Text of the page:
In Your Bag
The contents of Taylor’s bag plus Leroy cat
Have you ever seen another photographer on an assignment and wondered what kind of heat they were packing? You haven’t? Well, too bad, because they want to tell you about it anyway.
Photojournalists love selfies, and they love talking about their gear, so it only makes sense that they would be all about making “In My Bag” blog posts, which is pretty much a selfie of your junk. What’s in your bag? Let me guess. A camera? Maybe some lenses? COLOR ME SURPRISED. Honestly, you are probably a nice person with good gear, but who gives two shits if we have the same lens?
Anywho, the writers at SPL have decided that since you guys apparently love this shit so much, that we’d clue you in on the mystical secrets of our own camera bags. Prepare to be thrilled.
My bag is an itty bitty Thinktank Urban Disguise 20 and it might as well belong to Mary fuckin’ Poppins because I’ve crammed as many items as possible into it. Inside you’ll find a 50mm f1.4, a 35mm f1.4, an 85mm f1.8 and a 70-200mm f2.8. The 70-200 is the red-headed stepchild of my lenses (apologies to all redheaded stepchildren), because it’s stupid and heavy. I like primes because I’m obviously really deep and artistic. Because I am a tortured artist, I have several 35mm film cameras that I like to swap in and out of my bag. One of them looks like a box of apple juice, which Eve bought for me because she’s an enabler.
You’ll also find several stray batteries, a green CF card wallet, a smeared reporters notebook, crumpled business cards and dollar bills from my ‘other’ job, plus lots of pens that are pretty much out of ink. I also like to keep tampons in the outer pocket so I can accidentally pull them out when I’m handing business cards to people.
I like to think of my camera bag as a time capsule. My own personal DSLR is a 5 year old Canon that soccer moms and I have gotten a lot of use out of. I’ve got a Tamron 28-75mm f/2.8, a Canon 50mm f/1.8, a Holga and Lomography ring flash for those unexpected hipster moments in life and an external flash with a shattered diffusor plate (from the time a few subjects and I tested the limits of our livers). Luckily, the miniature soft box I carry around acts as a diffusor just as well. I’ve got two notebooks, one for note-taking in the field and one for clarifying just how much I enjoy Star Wars.
Other crap in my bag includes pens, business cards, CF cards, an external hard drive, earplugs and a 3 month old issue of Esquire (no joke, I just never got around to reading it).
My camera bag tends to be a big klutz just like me, but it’s tough, so it gets by. I have a Retrospective 20 in army green, which makes me feel like a bad ass in a far away land when in actuality, I’m covering a high school volleyball game.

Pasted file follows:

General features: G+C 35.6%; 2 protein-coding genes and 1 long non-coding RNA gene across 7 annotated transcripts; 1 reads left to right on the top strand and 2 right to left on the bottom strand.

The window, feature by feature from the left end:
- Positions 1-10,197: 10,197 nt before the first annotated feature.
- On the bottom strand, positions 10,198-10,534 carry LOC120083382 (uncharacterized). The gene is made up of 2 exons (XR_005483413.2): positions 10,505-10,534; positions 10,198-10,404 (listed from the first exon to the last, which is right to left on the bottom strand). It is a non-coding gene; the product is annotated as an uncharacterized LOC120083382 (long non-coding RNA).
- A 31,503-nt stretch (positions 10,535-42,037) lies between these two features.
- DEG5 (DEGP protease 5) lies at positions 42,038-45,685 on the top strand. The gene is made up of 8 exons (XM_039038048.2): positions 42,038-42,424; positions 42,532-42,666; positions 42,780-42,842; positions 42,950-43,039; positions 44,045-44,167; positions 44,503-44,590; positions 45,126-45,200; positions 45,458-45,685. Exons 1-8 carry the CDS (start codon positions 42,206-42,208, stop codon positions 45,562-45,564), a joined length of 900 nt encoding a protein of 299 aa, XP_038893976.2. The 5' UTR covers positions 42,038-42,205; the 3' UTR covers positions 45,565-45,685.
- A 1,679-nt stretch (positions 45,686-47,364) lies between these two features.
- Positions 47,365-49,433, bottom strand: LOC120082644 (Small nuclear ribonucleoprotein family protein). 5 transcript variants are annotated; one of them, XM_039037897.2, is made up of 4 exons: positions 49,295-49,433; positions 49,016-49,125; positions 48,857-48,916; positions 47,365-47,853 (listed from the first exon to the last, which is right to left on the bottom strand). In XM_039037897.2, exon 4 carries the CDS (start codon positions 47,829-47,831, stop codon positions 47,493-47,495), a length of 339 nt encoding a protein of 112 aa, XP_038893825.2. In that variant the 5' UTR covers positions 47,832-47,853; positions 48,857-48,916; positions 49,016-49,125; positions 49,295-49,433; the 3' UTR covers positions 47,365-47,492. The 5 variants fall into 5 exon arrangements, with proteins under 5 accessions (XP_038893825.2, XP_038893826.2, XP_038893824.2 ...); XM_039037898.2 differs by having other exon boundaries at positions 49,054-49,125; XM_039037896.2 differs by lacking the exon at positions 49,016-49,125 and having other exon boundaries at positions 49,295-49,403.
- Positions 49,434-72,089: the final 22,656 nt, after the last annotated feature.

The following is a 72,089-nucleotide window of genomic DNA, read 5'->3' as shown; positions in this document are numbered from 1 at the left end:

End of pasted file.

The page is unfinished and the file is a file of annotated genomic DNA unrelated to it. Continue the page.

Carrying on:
Inside you’ll often find too many lenses for my own good. My go-to lens is my 35mm 1.4, which is back in my hands after a brief vacation at my mentor’s house (apparently, I was using it too much). In addition, I have a 50mm 1.4, a 85mm 1.8, a 50 macro for beloved food assignments and a 70-200mm 2.8, for when I really want to show how much I’m packing. My Diana gets thrown into the mix every now and then, too. I also carry a flash, because sometimes, you just gotta have it. To accompany said flash, I have several dead batteries, which are obviously really handy.
You’ll find ink stains from exploded pens, business cards from assignments, crumpled notepads, and more lens caps then I have lenses. (I know, I know, I don’t know how that happened).
What’s in your bag? We really don’t care but you might as well tell us anyway.
I was recently informed by a fine art photography student that having expensive gear means that you’ve lost sight of the true “art” of photography. This managed to make me laugh condescendingly and get extremely pissed at the same time.
I’ve determined that when it comes to gear, there are three types of photojs (because lumping people into broad categories is fun). Let’s discuss, shall we?
1.The “Latest Thing” photojournalist
- If it was released within the last month, there’s a strong chance that this asshole has it. Who needs a 1D Mark IV, a 5d Mark II, AND a 7D? This guy.
- Having a conversation with this person is painful. Jargon, jargon, fps, jargon.
- Remember, there’s a chance that even though this photog is using a fucking D3bonermachine or whatever, their pictures will still be boring as hell.
2. The “It’s Not About the Equipment” photojournalist
- More likely than not, this photographer is very insecure about their equipment, and/or doesn’t know how to use it. Therefore, this person will categorize every person with technical knowledge or nice equipment a snob.
- Having a conversation with this person can also be painful. “What is this elusive ‘ISO’ of which you speak?”
- Don’t be shy. Own your camera in all its shitty glory.
- But you should prooobably upgrade soon. Best ways to make some fast cash: grand theft auto or hooking.*
3.The “Balanced” photojournalist
- You know that the gear doesn’t make the picture, but it certainly helps. As someone who upgraded from a Rebel XTi to a 5D Mark II, it comes down to a simple conclusion: some cameras can just handle more shit.
- And by shit, I mean shit. You’re still gonna make some god-awful photos with that mkii.
In summary: know your gear, love your gear, and don’t be a dick about it.
See this video for more information: http://www.youtube.com/watch?v=0la5DBtOVNI
*SPL in no way condones grand theft auto…
Editor’s note: ‘hooking’ is not in reference to fishing, which is what I thought. THE MORE YOU KNOW!